Thursday, March 4, 2010
Sometimes it seems that I already know people I've never yet met. The profoundly talented Brad Watson is one of those. I first heard of him through my W.W. Norton editor, Alane Mason, who recounted discovering Watson's work in a literary magazine. He was a fresh talent, book worthy. She got in touch. Their first publication, Last days of the Dog-Men was uncanny and brave. It won the Sue Kauffman Award for First Fiction.
I was working with Alane then on a sequence of books, and so, from time to time, I would hear wind of a new Brad Watson book—this one a novel, The Heaven of Mercury, set in the early 20th century south. It was gothic, Faulknerian, adjective-rich, a thing utterly apart from the short stories. It was named a National Book Award finalist.
A few years ago, my friend Alyson Hagy, while having dinner at my house, spoke of her hope that a certain Brad Watson would join the creative writing staff at the University of Wyoming. After he did, I would sometimes hear stories of long hikes or fishing trips. A few weeks ago, Alyson mentioned that she'd seen an early copy of Watson's new collection of stories, Aliens in the Prime of their Lives. "It's gorgeous," she said.
Yesterday and this morning, I've been reading through. This isn't Dog-men. This absolutely isn't Mercury. This new collection of stories is so utterly new and once again bold; it is internally consistent. It's as if Watson, having expended so much energy on the lyrical and braided in Mercury, decided to see what might be done with a minimum of back story and a scarcity of adjectives.
A whole heck of a lot, is the answer. These stories achieve power, momentum, and absolute artistry through the accretion of odd facts, strange circumstances, and the wholly exposed wires of human circuitry, which are not, as it turns out, always so pretty. But pretty wouldn't be half as compelling as these stories are.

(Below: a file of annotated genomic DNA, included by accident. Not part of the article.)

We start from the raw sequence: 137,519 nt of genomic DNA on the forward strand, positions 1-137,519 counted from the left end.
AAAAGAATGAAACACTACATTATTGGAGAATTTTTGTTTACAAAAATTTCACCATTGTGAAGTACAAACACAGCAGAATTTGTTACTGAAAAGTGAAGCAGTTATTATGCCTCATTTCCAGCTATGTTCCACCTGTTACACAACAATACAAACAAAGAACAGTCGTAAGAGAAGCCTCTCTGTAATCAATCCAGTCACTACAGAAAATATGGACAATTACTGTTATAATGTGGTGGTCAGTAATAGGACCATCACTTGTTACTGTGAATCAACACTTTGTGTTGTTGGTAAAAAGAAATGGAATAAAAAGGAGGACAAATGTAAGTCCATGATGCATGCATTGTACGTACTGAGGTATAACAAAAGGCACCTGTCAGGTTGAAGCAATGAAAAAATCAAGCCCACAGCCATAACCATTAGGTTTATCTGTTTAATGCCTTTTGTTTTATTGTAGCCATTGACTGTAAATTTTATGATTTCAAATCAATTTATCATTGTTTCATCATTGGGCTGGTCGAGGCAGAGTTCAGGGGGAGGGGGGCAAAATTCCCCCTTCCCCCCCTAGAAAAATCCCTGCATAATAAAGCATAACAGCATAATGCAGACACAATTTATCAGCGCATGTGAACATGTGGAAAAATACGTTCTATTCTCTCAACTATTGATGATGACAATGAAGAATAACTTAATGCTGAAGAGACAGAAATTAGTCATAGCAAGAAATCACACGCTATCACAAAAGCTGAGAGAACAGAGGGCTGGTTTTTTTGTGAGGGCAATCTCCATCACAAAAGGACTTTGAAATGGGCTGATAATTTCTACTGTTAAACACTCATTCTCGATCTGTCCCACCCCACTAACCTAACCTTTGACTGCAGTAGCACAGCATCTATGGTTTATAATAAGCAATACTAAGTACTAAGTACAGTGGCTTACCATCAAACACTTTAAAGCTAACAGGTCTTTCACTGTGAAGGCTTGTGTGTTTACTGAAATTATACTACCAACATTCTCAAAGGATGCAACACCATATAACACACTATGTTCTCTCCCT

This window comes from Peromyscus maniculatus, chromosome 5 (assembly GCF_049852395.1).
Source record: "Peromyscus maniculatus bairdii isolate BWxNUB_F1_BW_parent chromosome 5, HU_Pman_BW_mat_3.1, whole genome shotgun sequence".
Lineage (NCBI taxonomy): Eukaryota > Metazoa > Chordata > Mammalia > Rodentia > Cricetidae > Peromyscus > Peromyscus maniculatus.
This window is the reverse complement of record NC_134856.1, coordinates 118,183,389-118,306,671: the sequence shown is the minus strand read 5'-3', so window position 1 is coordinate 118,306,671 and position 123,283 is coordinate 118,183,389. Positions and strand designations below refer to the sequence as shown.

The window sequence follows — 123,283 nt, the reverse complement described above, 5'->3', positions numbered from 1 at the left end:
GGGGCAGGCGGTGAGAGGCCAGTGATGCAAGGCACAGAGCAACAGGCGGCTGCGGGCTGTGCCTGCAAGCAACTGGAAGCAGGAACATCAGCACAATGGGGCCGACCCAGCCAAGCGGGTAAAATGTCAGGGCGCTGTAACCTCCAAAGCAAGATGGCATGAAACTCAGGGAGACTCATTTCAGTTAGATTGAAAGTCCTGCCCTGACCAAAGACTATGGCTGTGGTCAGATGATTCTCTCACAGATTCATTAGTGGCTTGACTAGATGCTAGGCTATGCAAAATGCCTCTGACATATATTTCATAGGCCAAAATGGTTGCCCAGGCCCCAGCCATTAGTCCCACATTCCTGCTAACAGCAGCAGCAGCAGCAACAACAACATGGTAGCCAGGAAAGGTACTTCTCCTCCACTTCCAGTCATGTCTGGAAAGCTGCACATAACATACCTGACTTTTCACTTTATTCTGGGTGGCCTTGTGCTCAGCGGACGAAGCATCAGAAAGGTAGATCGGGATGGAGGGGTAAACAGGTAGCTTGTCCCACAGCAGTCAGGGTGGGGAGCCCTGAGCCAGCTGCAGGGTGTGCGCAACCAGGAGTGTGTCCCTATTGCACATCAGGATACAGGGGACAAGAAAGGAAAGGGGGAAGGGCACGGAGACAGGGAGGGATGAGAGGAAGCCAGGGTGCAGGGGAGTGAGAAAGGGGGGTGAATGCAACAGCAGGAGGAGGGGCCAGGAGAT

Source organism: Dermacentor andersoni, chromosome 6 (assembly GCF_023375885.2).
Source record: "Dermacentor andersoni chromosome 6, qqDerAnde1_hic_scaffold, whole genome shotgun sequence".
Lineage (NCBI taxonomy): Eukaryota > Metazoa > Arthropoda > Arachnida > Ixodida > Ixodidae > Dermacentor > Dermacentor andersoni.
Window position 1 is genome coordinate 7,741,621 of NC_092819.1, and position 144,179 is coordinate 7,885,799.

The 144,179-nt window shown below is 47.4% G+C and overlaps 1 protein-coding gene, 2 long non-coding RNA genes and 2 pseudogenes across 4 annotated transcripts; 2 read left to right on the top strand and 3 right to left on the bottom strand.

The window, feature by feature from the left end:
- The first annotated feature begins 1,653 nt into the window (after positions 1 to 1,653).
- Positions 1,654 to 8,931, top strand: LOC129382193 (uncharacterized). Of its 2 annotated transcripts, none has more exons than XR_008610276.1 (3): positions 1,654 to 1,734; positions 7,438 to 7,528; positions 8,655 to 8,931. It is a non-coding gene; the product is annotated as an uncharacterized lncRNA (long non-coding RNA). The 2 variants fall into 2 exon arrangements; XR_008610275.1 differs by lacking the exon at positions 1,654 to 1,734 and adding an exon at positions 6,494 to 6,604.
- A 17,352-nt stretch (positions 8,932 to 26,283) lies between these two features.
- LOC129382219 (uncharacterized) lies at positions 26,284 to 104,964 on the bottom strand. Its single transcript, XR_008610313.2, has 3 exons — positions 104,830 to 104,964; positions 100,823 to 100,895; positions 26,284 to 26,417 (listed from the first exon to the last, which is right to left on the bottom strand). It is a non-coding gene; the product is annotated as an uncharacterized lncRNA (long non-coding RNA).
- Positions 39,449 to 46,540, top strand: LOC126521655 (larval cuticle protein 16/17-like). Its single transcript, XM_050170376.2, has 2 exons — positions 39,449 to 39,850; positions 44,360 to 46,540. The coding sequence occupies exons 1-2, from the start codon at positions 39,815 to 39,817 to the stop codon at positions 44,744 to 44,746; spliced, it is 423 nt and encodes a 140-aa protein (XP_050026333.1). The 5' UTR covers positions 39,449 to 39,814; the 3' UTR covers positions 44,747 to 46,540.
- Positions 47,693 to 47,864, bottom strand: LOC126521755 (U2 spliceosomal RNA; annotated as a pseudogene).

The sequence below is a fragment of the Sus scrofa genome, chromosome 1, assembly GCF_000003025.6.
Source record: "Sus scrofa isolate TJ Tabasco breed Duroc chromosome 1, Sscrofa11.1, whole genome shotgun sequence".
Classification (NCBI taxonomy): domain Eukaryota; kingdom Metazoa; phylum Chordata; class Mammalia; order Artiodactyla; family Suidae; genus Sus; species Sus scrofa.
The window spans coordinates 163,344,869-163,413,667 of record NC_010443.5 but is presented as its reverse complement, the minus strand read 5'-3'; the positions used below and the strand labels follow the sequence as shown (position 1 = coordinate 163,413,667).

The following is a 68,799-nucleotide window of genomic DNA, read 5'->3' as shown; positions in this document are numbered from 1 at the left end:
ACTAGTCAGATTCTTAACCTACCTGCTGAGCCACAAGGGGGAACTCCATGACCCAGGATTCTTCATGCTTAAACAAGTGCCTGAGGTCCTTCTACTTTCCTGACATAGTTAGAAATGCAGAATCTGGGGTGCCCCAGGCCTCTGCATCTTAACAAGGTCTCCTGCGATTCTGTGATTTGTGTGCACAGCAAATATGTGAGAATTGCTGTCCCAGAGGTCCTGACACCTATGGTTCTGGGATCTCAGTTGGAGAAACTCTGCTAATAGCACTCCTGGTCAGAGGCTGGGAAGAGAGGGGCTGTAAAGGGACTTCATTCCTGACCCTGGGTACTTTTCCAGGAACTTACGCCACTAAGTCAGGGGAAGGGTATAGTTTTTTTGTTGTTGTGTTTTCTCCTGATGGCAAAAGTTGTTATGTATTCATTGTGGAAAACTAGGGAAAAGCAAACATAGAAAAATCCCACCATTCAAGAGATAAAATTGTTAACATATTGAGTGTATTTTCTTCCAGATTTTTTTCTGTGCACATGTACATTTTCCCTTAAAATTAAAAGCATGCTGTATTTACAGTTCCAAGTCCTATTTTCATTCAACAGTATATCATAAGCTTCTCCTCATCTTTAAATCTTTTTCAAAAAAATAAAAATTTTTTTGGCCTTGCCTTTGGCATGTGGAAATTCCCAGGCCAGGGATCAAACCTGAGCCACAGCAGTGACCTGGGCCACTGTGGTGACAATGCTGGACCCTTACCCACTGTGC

"Vacuum," my personal favorite, is the story of three boys who hear their overworked and unhappy mother threaten to walk away and not come back. With the boys' father already missing, the brothers set out to save the mother. Rarely have so many good intentions gone so terribly wrong; rarely does innocence yield such havoc. Watson lays it all out, one crooked turn after another, in language that is spare and terrifying. You finish reading "Vacuum" and you understand that you are going to have to steel yourself for whatever comes next. It will be undecorated and uncompromising. It won't be like any other story you've read.
Reading the collection, I thought again of just how lucky the creative writing students of the University of Wyoming are to have the equally talented Alyson Hagy working alongside Brad Watson, sharing space this semester with Edward Jones, among others. (Last semester they even had Kate Northrop, the poet, with whom, through Alyson, I've also become friends.) I never went to school to learn how to write prose, but if I were younger, just setting out, I'd want to know what these writers would teach me.